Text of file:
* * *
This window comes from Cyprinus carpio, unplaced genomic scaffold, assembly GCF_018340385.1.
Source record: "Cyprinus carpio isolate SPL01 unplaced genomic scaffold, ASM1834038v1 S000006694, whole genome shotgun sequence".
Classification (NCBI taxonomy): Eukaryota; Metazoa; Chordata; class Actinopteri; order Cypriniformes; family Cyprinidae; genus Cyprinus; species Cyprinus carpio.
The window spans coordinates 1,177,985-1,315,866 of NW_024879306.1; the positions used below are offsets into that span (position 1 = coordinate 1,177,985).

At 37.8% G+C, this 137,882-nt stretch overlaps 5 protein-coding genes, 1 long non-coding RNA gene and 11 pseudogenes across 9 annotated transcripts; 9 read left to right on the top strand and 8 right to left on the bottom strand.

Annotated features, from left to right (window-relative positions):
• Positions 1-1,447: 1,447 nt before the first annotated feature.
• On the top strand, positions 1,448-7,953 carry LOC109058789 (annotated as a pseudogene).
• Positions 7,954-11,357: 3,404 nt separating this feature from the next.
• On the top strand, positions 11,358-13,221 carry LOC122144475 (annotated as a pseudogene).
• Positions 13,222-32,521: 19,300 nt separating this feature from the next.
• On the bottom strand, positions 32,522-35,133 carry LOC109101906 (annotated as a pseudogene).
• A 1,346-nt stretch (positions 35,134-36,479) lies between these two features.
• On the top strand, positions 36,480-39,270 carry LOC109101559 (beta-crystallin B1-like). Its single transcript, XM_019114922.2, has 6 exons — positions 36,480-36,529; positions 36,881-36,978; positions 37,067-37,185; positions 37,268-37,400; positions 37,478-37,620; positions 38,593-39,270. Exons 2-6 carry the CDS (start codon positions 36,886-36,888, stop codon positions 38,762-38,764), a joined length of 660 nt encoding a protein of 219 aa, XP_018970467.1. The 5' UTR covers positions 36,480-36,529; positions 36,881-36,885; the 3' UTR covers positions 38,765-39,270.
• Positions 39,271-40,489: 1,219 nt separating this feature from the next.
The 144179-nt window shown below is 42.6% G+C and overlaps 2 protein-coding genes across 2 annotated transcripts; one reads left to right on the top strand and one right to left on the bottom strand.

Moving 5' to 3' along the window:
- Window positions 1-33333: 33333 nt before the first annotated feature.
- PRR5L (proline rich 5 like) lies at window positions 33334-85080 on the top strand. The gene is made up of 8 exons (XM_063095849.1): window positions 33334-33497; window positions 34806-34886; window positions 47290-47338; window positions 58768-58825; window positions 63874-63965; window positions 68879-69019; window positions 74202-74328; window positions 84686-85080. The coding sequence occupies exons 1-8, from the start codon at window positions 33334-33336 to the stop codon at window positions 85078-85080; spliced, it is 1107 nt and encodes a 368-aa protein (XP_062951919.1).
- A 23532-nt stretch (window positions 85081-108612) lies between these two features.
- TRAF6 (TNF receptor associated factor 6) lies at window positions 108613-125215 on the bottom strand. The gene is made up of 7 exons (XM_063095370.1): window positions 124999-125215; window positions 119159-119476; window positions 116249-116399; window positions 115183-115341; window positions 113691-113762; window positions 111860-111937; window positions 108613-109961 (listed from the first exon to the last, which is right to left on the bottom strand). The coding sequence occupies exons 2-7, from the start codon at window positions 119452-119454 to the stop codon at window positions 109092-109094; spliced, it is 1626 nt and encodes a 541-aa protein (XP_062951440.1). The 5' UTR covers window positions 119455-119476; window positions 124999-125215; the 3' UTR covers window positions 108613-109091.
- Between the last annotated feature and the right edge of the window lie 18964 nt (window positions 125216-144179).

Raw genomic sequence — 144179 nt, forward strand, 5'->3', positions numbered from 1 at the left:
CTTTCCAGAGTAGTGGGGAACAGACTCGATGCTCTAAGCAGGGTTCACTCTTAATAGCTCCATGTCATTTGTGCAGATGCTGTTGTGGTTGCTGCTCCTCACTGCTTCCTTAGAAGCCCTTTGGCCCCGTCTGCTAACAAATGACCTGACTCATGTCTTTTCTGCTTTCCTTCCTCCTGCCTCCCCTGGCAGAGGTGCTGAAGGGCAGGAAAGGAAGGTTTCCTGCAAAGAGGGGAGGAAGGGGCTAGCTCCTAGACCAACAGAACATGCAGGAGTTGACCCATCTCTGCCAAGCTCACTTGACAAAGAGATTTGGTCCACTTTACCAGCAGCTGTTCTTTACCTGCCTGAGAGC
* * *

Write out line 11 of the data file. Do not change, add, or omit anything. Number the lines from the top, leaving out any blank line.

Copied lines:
• Positions 13,222-32,521: 19,300 nt separating this feature from the next.